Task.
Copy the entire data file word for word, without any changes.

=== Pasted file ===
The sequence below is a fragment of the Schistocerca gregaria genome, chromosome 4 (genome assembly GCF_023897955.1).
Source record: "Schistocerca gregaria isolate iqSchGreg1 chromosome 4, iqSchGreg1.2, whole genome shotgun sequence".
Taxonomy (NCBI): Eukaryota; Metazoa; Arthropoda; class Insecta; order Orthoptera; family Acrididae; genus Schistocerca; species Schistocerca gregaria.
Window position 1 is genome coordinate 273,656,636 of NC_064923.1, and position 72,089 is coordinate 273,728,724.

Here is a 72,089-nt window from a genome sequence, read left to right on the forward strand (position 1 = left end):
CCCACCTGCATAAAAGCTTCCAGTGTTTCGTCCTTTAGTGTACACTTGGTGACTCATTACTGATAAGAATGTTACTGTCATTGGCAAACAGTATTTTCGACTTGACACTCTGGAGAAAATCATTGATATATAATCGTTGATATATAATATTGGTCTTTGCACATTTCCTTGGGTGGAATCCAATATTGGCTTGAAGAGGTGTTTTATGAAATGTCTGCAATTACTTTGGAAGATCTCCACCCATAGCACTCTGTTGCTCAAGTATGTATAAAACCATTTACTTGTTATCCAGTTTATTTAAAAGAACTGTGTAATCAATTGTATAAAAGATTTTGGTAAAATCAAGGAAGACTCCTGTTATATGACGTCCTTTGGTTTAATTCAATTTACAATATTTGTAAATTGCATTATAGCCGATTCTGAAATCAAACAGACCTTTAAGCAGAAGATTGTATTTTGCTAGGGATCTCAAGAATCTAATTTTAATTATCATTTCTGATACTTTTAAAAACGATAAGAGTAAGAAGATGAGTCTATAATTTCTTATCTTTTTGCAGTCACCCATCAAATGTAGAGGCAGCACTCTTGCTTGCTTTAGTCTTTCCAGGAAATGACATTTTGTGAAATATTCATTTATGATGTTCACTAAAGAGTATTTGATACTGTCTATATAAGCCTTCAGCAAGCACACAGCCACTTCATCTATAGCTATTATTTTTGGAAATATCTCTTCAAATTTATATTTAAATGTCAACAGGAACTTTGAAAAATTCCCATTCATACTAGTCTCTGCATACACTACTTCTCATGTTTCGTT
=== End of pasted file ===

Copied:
The sequence below is a fragment of the Schistocerca gregaria genome, chromosome 4 (genome assembly GCF_023897955.1).
Source record: "Schistocerca gregaria isolate iqSchGreg1 chromosome 4, iqSchGreg1.2, whole genome shotgun sequence".
Taxonomy (NCBI): Eukaryota; Metazoa; Arthropoda; class Insecta; order Orthoptera; family Acrididae; genus Schistocerca; species Schistocerca gregaria.
Window position 1 is genome coordinate 273,656,636 of NC_064923.1, and position 72,089 is coordinate 273,728,724.

Here is a 72,089-nt window from a genome sequence, read left to right on the forward strand (position 1 = left end):
CCCACCTGCATAAAAGCTTCCAGTGTTTCGTCCTTTAGTGTACACTTGGTGACTCATTACTGATAAGAATGTTACTGTCATTGGCAAACAGTATTTTCGACTTGACACTCTGGAGAAAATCATTGATATATAATCGTTGATATATAATATTGGTCTTTGCACATTTCCTTGGGTGGAATCCAATATTGGCTTGAAGAGGTGTTTTATGAAATGTCTGCAATTACTTTGGAAGATCTCCACCCATAGCACTCTGTTGCTCAAGTATGTATAAAACCATTTACTTGTTATCCAGTTTATTTAAAAGAACTGTGTAATCAATTGTATAAAAGATTTTGGTAAAATCAAGGAAGACTCCTGTTATATGACGTCCTTTGGTTTAATTCAATTTACAATATTTGTAAATTGCATTATAGCCGATTCTGAAATCAAACAGACCTTTAAGCAGAAGATTGTATTTTGCTAGGGATCTCAAGAATCTAATTTTAATTATCATTTCTGATACTTTTAAAAACGATAAGAGTAAGAAGATGAGTCTATAATTTCTTATCTTTTTGCAGTCACCCATCAAATGTAGAGGCAGCACTCTTGCTTGCTTTAGTCTTTCCAGGAAATGACATTTTGTGAAATATTCATTTATGATGTTCACTAAAGAGTATTTGATACTGTCTATATAAGCCTTCAGCAAGCACACAGCCACTTCATCTATAGCTATTATTTTTGGAAATATCTCTTCAAATTTATATTTAAATGTCAACAGGAACTTTGAAAAATTCCCATTCATACTAGTCTCTGCATACACTACTTCTCATGTTTCGTT